All the attention focused on migrants at America’s border with Mexico convinced a Western Kentucky University photojournalism student to pack up his camera and head to Tijuana.
Michael Blackshire’s creative instincts are to head toward people facing difficult situations and document how their struggles play out day-by-day. He did a previous photojournalism project on gun violence in Louisville, focusing his lens on emotional images of people who lost loved ones.
Blackshire said during his 10 days in Tijuana he focused on the daily struggles of migrants hoping to cross into the U.S. and some who have already been deported, as well as local residents.
“I would say some of the most important pictures I took were just everyday lives of people there," said Blackshire. "One picture that stood out to me I took of these three siblings, who live right by the border. So you just see these three innocent children playing by the border and you see houses in the background. And you see this big gargantuan fence, wall basically, and there’s barbed wire at the top and to them it’s just their everyday life.”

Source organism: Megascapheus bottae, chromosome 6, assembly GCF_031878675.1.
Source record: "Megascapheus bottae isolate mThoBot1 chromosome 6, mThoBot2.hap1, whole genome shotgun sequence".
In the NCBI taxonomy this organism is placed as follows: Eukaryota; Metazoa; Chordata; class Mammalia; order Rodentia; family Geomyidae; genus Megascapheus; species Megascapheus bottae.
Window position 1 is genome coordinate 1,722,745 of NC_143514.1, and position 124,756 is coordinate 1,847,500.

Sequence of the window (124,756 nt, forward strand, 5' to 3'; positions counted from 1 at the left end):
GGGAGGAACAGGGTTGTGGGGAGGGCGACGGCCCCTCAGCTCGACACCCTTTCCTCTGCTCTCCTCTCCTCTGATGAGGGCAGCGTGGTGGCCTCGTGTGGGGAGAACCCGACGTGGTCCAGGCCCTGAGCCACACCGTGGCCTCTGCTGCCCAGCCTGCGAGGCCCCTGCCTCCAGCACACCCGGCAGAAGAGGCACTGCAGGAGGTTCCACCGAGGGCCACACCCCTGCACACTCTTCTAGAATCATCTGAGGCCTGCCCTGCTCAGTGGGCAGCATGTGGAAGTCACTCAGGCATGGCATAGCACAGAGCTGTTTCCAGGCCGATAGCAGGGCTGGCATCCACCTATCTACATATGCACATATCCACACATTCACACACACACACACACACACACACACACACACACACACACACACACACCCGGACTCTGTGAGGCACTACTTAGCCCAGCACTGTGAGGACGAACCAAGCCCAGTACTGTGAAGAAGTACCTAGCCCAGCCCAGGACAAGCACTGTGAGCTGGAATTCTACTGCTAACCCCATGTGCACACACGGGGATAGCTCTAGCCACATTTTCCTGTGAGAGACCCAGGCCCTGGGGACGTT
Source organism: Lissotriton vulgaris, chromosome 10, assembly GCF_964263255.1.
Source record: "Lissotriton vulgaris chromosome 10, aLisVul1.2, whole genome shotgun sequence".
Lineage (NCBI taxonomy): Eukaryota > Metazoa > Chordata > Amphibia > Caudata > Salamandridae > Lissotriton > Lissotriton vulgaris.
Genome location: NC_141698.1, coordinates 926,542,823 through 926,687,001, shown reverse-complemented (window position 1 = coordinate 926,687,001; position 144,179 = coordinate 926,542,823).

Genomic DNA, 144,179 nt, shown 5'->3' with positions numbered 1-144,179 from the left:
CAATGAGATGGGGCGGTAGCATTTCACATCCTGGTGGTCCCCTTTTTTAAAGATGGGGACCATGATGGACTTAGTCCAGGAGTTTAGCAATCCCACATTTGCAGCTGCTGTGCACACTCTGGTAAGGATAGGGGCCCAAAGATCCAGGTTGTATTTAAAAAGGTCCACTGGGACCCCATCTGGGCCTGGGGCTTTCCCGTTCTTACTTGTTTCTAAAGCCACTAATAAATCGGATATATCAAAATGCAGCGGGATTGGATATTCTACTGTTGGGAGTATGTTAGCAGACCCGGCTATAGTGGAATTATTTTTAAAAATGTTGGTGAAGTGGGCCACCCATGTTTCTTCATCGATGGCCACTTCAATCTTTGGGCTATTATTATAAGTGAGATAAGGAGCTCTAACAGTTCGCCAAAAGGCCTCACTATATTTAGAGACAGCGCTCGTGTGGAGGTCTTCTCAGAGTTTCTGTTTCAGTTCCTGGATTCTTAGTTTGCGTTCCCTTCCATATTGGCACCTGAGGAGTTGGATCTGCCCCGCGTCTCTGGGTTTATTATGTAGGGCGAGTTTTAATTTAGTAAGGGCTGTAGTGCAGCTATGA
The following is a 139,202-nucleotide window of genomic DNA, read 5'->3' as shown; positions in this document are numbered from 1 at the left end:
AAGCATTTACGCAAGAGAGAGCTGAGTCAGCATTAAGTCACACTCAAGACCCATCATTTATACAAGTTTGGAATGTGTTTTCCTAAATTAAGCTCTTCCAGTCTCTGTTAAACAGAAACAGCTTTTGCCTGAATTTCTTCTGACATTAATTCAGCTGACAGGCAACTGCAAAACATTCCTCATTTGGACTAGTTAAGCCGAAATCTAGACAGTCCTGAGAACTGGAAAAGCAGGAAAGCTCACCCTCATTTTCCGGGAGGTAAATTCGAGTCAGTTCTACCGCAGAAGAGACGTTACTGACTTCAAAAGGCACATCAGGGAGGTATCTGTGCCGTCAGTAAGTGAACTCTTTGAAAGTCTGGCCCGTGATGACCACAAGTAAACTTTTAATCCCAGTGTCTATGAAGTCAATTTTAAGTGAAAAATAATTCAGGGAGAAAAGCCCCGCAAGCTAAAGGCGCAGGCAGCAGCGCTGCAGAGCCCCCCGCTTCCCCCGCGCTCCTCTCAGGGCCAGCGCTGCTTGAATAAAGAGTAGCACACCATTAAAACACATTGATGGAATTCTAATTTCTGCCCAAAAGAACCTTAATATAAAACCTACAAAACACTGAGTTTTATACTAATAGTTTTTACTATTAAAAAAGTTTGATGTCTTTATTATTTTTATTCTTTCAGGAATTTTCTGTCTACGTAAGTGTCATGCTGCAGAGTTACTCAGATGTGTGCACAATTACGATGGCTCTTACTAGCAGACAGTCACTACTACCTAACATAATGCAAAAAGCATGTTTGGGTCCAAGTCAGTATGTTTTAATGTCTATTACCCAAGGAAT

He said many migrants made the treacherous journey and often seemed surprised at how difficult it turned out to be to request asylum in the U.S.
“Every day they wake up at 6 a.m., at least the caravan people and the people who were deported and people in Mexico who are trying to seek asylum, they wake up around 6 a.m., they go to the port of entry, the very front of the border, and they hope that their number is called,” said Blackshire.
He said many of his photos show the routines and challenges of living in tents or shelters that’s become an on-going way of life for many of the migrants, who have no guarantee they will be even considered for the asylum that will offer them a new life in America.